Rock Band Blitz: All of the music, none of the guitars

August 28, 2012

Attempting to get away from the plastic peripherals that made the series famous to begin with, Harmonix’ Rock Band Blitz is a strange game. How do you create a Rock Band game without the instrument controllers? They went back to their roots. Clearly inspired by their previous titles Frequency and Amplitude, Rock Band Blitz is a music game that isn’t as complex as its predecessors, but it also doesn’t need to be.

Rock Band Blitz is a game about one thing above all others: high scores. While previous games in the series took scores seriously, a lot of people found enjoyment in the simple act of playing through (or singing) their favorite songs and nothing else. Blitz takes it back to the days when high scores mattered. Like with previous games in the series, it can be as easy or complex as you want it to be, but the key difference is that you are encouraged at almost every opportunity to score higher than your friends.

The gameplay is simple enough: each lane, which represents a different aspect of the Rock Band experience (guitar, bass, drums, vocals, and keyboard), contains two note streams each. You are to hit the notes as best as you can in order to raise the multiplier for that specific lane. Once it is maxed out, you switch to another lane and do the same. As you continue to do this, you pass checkpoints during the songs that will level up your multipliers based on how high each multiplier already is.

For example, if you get all of the lanes up to a 4X multiplier, passing a checkpoint will move the max up three levels. If any of the lanes isn’t above the minimum multiplier once you pass the checkpoint, you’ll be unable to level up. In order to score more points, you need to level up. This requires you to swap to different lanes based on how high your multipliers are in order to continue to progress. If you hit enough notes in a row, you trigger Blitz Mode, which increases your score as long as you continue to hit notes correctly.

It’s the kind of game that makes a lot of sense once you actually begin to play it, and thanks to a helpful (and short) tutorial you’ll be able to get the hang of things quickly. Since this is a game about score, you can never fail, so the pressure isn’t about hitting all of the notes so much as it is leveling up each individual lane in order to continue to score more points. It keeps things balanced and gives players a reason to switch between the lanes as frequently as possible. It’s a fun system that allows for a lot of creativity in the way you approach each song.

And then there are the power-ups. You have three categories: overdrive power-ups, which work just like overdrive in the regular Rock Band titles, note power-ups, which are activated by hitting special colored notes, and track power-ups, which simply increase how many points you earn for specific tracks. You unlock different power-ups as you earn Blitz Cred; how much you gain is determined by how well you do on songs. The power-ups add a new level of depth to your scoring methods and, based on what combination of power-ups you use, you will either find yourself successfully getting five stars often or barely able to get three. It takes a little experimentation, but once you unlock all of the available powers, you’ll find that there are many different configurations that will help you score points a lot faster.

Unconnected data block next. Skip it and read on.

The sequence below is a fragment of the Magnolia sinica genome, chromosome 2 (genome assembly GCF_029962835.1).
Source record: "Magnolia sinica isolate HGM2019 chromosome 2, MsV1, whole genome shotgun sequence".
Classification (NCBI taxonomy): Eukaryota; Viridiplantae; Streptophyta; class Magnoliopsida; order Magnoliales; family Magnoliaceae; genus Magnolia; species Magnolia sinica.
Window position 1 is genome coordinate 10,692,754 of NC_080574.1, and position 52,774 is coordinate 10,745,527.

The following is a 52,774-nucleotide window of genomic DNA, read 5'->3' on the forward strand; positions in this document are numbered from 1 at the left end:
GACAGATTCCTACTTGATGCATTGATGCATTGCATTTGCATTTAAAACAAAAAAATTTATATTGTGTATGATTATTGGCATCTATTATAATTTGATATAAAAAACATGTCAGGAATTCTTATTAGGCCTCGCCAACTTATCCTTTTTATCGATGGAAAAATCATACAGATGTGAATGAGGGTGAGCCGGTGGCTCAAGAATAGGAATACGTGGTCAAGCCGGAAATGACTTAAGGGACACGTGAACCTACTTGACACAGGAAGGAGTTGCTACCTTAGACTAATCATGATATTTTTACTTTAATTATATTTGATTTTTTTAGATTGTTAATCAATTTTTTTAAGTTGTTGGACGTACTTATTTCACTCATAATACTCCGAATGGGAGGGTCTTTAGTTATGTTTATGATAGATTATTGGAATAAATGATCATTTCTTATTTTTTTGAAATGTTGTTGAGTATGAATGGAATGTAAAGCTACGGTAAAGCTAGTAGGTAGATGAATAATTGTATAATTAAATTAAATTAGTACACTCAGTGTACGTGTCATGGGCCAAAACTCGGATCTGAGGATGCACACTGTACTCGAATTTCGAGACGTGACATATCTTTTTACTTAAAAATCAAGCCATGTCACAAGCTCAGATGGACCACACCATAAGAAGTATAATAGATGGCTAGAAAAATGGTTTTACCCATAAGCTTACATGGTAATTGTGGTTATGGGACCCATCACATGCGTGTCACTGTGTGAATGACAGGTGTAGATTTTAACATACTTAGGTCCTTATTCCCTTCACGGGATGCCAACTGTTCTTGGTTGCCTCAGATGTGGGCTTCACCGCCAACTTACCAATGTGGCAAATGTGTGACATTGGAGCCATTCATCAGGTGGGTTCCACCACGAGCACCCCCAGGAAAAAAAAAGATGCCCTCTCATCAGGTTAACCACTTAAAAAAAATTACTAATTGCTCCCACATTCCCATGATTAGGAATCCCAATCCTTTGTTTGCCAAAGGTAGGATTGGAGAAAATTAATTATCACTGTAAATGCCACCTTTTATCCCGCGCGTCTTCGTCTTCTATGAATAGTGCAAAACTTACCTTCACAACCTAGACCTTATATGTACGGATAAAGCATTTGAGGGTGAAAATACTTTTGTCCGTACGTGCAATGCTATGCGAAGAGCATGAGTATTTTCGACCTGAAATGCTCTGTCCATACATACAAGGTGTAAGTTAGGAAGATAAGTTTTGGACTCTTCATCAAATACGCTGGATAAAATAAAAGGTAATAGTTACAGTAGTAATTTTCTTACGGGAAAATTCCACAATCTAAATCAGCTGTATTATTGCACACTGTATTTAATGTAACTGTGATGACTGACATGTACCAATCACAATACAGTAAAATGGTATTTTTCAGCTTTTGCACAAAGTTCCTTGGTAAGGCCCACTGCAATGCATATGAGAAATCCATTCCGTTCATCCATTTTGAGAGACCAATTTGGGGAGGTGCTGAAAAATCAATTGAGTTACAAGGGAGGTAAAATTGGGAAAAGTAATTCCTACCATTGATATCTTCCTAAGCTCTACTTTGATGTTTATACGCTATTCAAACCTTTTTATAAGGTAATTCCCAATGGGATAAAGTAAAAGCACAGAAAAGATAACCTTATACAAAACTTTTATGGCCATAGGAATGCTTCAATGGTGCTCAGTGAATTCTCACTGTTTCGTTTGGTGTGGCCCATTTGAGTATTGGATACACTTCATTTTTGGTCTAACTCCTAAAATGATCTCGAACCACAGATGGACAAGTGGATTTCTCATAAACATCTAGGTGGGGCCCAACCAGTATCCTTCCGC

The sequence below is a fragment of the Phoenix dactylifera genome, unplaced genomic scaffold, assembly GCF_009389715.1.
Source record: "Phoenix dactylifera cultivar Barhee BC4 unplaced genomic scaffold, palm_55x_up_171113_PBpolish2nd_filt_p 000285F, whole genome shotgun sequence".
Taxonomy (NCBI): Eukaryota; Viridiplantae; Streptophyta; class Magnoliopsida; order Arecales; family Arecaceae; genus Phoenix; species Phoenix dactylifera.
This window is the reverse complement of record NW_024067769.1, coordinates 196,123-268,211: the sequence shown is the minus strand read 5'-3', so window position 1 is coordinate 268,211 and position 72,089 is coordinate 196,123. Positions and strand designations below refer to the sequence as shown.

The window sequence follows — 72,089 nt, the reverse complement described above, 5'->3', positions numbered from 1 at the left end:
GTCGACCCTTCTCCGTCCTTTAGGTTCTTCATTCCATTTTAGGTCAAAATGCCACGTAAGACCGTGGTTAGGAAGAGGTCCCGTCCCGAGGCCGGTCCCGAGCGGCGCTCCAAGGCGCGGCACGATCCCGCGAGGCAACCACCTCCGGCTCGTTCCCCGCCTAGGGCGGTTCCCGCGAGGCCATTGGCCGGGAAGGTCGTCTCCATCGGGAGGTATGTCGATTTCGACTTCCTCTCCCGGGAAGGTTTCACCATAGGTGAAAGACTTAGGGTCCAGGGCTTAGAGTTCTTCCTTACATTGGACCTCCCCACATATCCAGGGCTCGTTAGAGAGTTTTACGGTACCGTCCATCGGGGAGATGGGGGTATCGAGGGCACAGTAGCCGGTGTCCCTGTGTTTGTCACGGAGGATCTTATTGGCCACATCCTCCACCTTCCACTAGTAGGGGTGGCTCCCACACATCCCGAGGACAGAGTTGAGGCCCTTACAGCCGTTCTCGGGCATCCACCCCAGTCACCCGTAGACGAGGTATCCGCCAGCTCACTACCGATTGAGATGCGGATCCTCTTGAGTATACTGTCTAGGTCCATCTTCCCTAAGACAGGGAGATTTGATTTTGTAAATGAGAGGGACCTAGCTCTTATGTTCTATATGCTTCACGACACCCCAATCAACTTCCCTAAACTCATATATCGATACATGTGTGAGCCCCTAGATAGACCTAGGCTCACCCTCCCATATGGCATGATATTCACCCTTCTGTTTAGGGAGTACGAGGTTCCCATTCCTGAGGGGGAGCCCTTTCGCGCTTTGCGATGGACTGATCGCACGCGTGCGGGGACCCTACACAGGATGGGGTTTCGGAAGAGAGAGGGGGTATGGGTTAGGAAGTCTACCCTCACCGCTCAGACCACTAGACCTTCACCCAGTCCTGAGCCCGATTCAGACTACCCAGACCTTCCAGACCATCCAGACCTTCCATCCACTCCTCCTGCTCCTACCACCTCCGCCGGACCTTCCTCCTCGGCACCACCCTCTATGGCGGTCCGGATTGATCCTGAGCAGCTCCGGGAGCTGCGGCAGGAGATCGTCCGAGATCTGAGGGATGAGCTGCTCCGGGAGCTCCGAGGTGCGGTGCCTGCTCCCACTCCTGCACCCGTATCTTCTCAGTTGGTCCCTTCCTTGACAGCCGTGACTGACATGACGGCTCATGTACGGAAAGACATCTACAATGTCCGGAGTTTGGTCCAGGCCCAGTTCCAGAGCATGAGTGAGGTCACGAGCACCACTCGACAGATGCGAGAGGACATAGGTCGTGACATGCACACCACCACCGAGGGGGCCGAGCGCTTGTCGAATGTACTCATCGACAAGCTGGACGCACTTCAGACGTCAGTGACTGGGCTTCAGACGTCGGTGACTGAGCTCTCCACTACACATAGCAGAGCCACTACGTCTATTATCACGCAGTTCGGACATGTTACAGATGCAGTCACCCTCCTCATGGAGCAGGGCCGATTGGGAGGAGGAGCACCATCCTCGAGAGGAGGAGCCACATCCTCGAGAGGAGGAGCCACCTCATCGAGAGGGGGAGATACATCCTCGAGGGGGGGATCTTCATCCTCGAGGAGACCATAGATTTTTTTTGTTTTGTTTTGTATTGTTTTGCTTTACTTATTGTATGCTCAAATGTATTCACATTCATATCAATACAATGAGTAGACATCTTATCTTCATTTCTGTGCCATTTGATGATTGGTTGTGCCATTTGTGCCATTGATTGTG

Control-wise, it works like you might expect. To hit each note, you can use either both the left and right analog sticks or the d-pad (for left notes) and A button (for right notes). And to switch between lanes, you can use either the triggers or the bumpers. I found myself relying on the analog sticks for hitting the notes; moving them along with the music was surprisingly satisfying. Thankfully, if the default control scheme doesn’t work for you, there are three other control options available.

RBB’s track list is great, with 24 songs that range from the different types of rock and pop music you might expect from a game in the series. Thankfully, if you aren’t a huge fan of the offerings the game initially provides, you are able to use all of your purchased DLC, which could determine how often you find yourself coming back to this game. This might be the game that gets me to start buying Rock Band DLC again, as it presents me with a new and creative way to approach the different songs available.

The problem a lot of hardcore Rock Band fans might have is they may not find too much to hold their interest, due to the game’s lack of complexity beyond simply trying to earn high scores. You could say the series has always been about that, but it’s not entirely true for some people. It’s clearly a much different type of game and for those who love the act of getting better with the different instruments and doing well on some of the hardest rock songs imaginable, they may not sink much time into this as they would the main games in the series.

Whether you’re a series veteran or a newcomer to the genre, Rock Band Blitz is an interesting approach to the music genre and a lot of fun to boot. It introduces some cool gameplay hooks, and thanks to the series’ massive back catalog of DLC, there will be plenty here to keep you busy. While some fans may not entirely love this new approach to the series, it’s a game that will most likely have you trapped in its addictive web if you give it a chance.

Pros: Great track list, satisfying controls, power-ups add unique changes to the Rock Band formula, DLC compatibility is excellent
Cons: Some hardcore fans of the series might not find much depth to the gameplay

Score: 4/5

Questions? Check out our review guide.